Caring For Elderly Loved Ones With Hearing Loss

Hearing loss is a common condition affecting the elderly. It occurs in one out of three seniors from ages 65 to 75. This illness among older adults happens once their health declines resulting in other disabilities alongside hearing impairment. According to Sidney T. Bogardus, Jr, MD and co-authors, “Hearing loss is one of the most common chronic health conditions and has important implications for patient quality of life. However, hearing loss is substantially underdetected and undertreated.” Having the elderly suffering from this illness entails a change of lifestyle and priorities in the family to cater to the needs of the elderly relative. “Patients who are deaf or hard of hearing are at high risk of breakdowns in health care communication,” says Michael M. McKee, MD, MPH.

There are a lot of things to consider in taking care of a senior with hearing impairment. Luckily, there are viable options for healthcare services. If you have the resources, it is pretty easy to send an old disabled relative to any nursing home. But before doing so, consider what they might be experiencing beyond their disabilities.

Emotional Challenges For Seniors With Hearing Loss


Towards the onset of losing the auditory senses, elders may experience some adverse emotional and psychological effects. Hearing loss triggers negative feelings that may imply withdrawal from close friends and family, changing the way they usually socialize and causing a rift in their relationships. These are some of what they experience:

  1. Feelings Of Inadequacy

Elders with hearing loss tend to feel ashamed because of their disability. There will be times that they will feel embarrassed around other people and thus avoid interaction.

This feeling may trigger depression that would cause them to isolate themselves from friends and family.

  1. Feelings Of Incompetence

Upon developing hearing loss, elders also lose some capabilities they used to do before being impaired. Since their health is deteriorating, more assistance is required, and they will soon need help with their daily activities. It may lead to low self-esteem, and they would likely want to live a sedentary life like always sleeping, sitting, and resting rather than partaking in their usual activities.

  1. High Risk Of Anxiety

Anxiety is too heavy a word because it entails critical and adverse psychological implications that often do not apply in most situations. However, constant worrying and overthinking may trigger episodes of anxiety.

A study done among deaf Norwegians shows that people with chronic diseases are four times likely to have mental problems than those who are not disabled. It may result in a heightened sense of hopelessness and lack of motivation.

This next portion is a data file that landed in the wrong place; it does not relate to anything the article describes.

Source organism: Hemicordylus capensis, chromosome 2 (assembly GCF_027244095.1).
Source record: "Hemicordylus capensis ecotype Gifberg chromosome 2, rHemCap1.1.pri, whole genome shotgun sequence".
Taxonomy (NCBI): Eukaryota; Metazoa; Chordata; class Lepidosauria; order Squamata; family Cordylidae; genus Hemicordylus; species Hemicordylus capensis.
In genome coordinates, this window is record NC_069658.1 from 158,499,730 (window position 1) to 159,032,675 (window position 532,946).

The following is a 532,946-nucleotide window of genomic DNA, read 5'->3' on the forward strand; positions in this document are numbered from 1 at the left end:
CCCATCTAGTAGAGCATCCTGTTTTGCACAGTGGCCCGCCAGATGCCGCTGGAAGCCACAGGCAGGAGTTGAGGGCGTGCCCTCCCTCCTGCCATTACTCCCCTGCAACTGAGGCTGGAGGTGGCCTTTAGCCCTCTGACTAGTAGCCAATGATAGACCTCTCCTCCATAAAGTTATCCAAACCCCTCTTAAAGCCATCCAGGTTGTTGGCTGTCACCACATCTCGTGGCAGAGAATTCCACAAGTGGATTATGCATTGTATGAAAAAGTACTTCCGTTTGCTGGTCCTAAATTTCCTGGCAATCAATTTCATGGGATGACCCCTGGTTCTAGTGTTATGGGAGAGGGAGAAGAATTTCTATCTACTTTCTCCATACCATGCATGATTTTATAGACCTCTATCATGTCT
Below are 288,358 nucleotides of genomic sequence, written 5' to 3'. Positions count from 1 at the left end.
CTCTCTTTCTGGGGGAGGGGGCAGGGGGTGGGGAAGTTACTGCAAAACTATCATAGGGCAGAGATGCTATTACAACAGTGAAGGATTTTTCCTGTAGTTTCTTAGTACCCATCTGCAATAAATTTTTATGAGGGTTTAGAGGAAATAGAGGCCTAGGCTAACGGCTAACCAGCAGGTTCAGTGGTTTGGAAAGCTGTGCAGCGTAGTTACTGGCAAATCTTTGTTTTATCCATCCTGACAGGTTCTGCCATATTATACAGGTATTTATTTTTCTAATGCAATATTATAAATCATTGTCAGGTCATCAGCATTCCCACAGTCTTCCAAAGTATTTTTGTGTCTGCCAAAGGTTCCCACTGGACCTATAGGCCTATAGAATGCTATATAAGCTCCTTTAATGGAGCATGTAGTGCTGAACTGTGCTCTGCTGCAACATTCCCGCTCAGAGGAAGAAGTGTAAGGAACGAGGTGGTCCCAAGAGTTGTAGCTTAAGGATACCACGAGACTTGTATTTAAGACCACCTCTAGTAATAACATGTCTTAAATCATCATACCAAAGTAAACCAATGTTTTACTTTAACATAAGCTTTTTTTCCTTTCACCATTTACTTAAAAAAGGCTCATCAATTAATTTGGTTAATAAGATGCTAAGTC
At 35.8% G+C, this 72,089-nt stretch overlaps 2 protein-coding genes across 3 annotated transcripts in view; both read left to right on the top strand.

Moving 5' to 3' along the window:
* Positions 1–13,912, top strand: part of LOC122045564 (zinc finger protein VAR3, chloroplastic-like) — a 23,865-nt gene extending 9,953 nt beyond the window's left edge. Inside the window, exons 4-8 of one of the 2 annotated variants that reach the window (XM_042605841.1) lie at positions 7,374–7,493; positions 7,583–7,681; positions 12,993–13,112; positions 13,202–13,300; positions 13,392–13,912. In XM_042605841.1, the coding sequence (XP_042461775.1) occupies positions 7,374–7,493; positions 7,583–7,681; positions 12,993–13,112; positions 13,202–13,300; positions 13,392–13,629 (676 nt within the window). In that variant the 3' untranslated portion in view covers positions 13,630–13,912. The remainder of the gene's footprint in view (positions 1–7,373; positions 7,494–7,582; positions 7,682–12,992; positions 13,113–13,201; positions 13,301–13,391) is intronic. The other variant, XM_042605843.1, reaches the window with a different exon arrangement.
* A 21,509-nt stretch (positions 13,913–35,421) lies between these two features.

Anxiety triggers among the elderly with hearing loss often come from fears such as losing significant relationships and being a burden to the family.

Choosing A Healthcare Service

In some cultures, the sons, daughters, and grandchildren are the primary caretakers of the elderly. Getting help from professional caretakers or sending older adults to a nursing home is rarely practiced in these countries.


However, each family setup varies. With the demands of work and probably raising the kids, the traditional living arrangement may not be beneficial in some cases. Thus, it is an excellent option to avail of the services of a healthcare facility that can better address the needs of your elderly relative. Should you choose a nursing facility, here are some things you should consider:

  1. Proximity Of The Nursing Home

As much as possible, the facility should not be more than two hours away from your home. Your family should be able to visit at least three times a month to check in with your elderly relative. Frequent interactions with loved ones lessen the risk of mental health problems among the elderly such as dementia and depression according to studies.

  1. Healthcare Facilities That Cater To Deaf Patients

This one is probably the most important thing to consider. Many deaf patients experience severe communication barriers that result in improper treatment according to studies. Most patients experience distress, fear, and mistrust because of frequent miscommunication with their general healthcare practitioner.

When choosing a facility, check the credentials of the medical staff and medical practitioners. Be sure to research if they have undergone training and programs that make them effectively communicate with deaf or patients with hearing loss. Also, make sure that the home has interpreters in their staff.

If finding the right place that can cater to the needs of your elderly relative becomes difficult, there is always the option of hiring a caretaker. Hiring a stranger into your home is quite scary, but if you think that this option is best, these should be part of your checklist:

  1. The agency has a strong quality assurance policy.
  2. The agency did a meticulous background check of the caretaker.
  3. The credentials of the caretaker must meet the standard minimum for being qualified for the job (education, training, license, experience, etc.).
  4. Caretakers should be fully insured and bonded by the agency.

Final Thoughts


Nowadays, it is easy to look past the needs of the elderly. “Sensory abilities decline with age. More than 5% of the world’s population, approximately 360 million people, have disabling hearing loss. In adults, disabling hearing loss is defined by thresholds greater than 40 dBHL in the better hearing ear,” Adrian Davis, OBE, FFPH, FSS, FRSA, PhD and collaborators wrote. Unlike babies, we are not very much hands-on in taking care of our older relatives. However, we should remember that it is more than the “responsibility” that requires us to spend time and money on their health care needs. It is more about giving back to those who took care of us when we were young.